History of Clinton County Courthouse is on this site (opens in new window)

Some of the original pioneers included such family names as Biggerstaff, Fry, Livingston, Newby, Vassar, as well as several others. Plattsburg became the county seat and was soon a thriving community.

Biggerstaff Brothers store, Plattsburg Missouri
Biggerstaff Bros. store

Plattsburg MO barber shop circa 1900
Plattsburg Barber Shop circa 1900

War Between the States, Clinton Co. Missouri

Clinton County was primarily settled by Southerners, although it was well and bravely represented on both sides during the Civil War. Casualties include Confederate Rufus Kelley, who died in the Battle of Wilson's Creek in 1861, and Union Captain Turney who died in a skirmish just east of Plattsburg in 1864. Both brave soldiers are buried in the old Plattsburg Cemetery.

The Civil War divided Clinton County, who had forces and casualties representing both sides. The county was however, pro-southern in sentiment. Hassled by border guerrila warfare, Plattsburg (and Clinton County) was often terrorized by Quantrell's forces. Sen. David Rice Atchison was also known to stir up Southern sentiment against Jim Lane and the Kansas Redlegs. As with any warfare, there is no good side of battle. Many brave young men from the county representing both sides became casualties. A sad plight for neighbors and families.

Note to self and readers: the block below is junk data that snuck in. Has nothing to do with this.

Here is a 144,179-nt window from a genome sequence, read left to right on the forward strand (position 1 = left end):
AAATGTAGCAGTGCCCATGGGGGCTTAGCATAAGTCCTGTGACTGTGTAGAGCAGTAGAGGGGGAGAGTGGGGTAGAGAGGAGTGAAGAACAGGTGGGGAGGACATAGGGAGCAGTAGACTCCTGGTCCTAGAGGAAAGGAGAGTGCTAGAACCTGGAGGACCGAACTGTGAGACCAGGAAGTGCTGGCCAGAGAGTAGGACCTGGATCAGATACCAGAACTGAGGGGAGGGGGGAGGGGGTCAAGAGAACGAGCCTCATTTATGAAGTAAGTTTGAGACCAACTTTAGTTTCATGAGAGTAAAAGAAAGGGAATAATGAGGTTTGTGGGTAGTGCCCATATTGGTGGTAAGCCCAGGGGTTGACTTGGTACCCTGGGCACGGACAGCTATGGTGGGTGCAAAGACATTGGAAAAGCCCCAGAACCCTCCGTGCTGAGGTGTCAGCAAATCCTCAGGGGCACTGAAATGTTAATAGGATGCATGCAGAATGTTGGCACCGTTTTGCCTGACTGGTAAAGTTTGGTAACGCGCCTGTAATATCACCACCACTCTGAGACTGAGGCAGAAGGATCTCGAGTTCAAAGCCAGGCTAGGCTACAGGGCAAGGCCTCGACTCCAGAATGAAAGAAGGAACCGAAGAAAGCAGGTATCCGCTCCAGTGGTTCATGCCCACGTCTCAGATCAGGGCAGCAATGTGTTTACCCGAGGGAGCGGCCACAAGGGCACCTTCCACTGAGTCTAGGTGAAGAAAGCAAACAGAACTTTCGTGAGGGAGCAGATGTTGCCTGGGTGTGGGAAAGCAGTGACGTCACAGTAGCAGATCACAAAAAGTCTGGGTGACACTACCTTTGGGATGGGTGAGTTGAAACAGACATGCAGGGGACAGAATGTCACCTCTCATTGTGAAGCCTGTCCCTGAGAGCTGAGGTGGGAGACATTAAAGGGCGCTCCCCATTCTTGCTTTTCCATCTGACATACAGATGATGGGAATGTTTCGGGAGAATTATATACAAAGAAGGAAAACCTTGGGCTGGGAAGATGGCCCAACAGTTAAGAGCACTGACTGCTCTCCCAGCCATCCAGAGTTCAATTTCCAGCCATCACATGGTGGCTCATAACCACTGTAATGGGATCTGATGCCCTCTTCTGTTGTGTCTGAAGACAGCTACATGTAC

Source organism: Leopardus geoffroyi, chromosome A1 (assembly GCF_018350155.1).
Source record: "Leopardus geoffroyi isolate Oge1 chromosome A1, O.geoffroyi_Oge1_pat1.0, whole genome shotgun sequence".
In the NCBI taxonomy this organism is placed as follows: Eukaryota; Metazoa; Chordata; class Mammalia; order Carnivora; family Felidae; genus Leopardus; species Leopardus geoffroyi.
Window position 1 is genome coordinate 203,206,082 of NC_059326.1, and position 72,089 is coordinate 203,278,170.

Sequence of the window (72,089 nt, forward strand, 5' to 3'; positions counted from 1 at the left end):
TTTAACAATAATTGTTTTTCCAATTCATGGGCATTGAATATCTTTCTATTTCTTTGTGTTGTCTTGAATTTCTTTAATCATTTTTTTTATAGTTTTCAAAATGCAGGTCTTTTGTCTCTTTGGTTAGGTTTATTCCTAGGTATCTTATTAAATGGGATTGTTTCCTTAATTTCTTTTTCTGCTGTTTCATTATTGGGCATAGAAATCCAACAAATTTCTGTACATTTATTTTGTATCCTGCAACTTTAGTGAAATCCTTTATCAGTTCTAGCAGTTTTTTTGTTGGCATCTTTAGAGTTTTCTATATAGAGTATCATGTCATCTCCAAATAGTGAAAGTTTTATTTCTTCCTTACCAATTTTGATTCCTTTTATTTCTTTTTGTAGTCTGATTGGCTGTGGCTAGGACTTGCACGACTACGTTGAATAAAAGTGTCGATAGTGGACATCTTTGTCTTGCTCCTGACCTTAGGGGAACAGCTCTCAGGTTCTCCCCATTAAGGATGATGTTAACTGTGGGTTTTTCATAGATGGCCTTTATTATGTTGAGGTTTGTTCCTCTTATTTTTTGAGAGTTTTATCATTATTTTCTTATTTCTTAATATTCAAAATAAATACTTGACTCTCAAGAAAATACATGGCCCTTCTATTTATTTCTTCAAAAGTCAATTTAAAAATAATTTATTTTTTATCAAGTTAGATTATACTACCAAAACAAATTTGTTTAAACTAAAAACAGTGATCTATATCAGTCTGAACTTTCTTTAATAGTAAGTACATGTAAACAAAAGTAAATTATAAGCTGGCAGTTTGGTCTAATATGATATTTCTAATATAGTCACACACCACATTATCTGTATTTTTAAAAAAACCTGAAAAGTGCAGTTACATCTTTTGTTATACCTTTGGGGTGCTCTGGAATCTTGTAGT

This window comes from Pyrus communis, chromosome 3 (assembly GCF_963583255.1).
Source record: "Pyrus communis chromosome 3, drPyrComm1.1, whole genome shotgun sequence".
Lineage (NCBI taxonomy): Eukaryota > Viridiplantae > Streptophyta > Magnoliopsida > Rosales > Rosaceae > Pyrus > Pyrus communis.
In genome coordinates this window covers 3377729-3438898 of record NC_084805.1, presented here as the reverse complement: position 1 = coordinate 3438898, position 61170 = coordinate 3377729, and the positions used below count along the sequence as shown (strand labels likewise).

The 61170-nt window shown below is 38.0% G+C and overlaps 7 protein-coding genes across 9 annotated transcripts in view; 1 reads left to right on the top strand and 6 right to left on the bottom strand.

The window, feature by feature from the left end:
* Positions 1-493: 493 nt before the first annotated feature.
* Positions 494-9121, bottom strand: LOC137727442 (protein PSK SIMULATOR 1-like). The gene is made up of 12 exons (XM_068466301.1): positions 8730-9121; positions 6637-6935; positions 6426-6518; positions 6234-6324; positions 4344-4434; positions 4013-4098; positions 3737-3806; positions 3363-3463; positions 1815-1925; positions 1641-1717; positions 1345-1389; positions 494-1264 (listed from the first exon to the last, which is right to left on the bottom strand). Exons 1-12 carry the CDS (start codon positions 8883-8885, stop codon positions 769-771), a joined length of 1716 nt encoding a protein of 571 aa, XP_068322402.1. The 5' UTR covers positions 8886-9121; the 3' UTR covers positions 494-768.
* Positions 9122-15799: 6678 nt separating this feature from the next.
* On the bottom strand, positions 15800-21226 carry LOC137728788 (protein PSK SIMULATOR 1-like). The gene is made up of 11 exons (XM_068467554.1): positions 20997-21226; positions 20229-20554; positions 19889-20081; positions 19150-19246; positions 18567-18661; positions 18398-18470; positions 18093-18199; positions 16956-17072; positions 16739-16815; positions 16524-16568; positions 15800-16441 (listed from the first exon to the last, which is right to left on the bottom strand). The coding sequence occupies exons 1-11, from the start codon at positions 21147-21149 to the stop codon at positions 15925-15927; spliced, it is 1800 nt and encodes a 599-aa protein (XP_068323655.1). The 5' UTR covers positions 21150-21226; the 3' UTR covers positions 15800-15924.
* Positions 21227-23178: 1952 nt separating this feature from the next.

Captain Dewitt Clinton McMichael, of Plattsburg, Missouri, soon after he was commissioned as Captain in the 13th Veteran Volunteer Calvalry Regiment in 1864. He began the Civil War in the 6th Missouri Militia, Company F as an enlisted man. Company F was made up of the "flower of Clinton County's finest" history records. The roster included Captain Charles C. Basset, afterwards a prominent lawyer in South Missouri, and Daniel M. Birch, fresh out of the Virginia University.

[looking for photo]

D.C. McMichael rose through the ranks quite fast and led the lead company through the charge at dowtown Independence, MO which routed Cabell's brigade out of that town. He also saw intense action at Westport and Newtonia, commanded the post at Liberty, and later became assigned to important posts in St. Louis.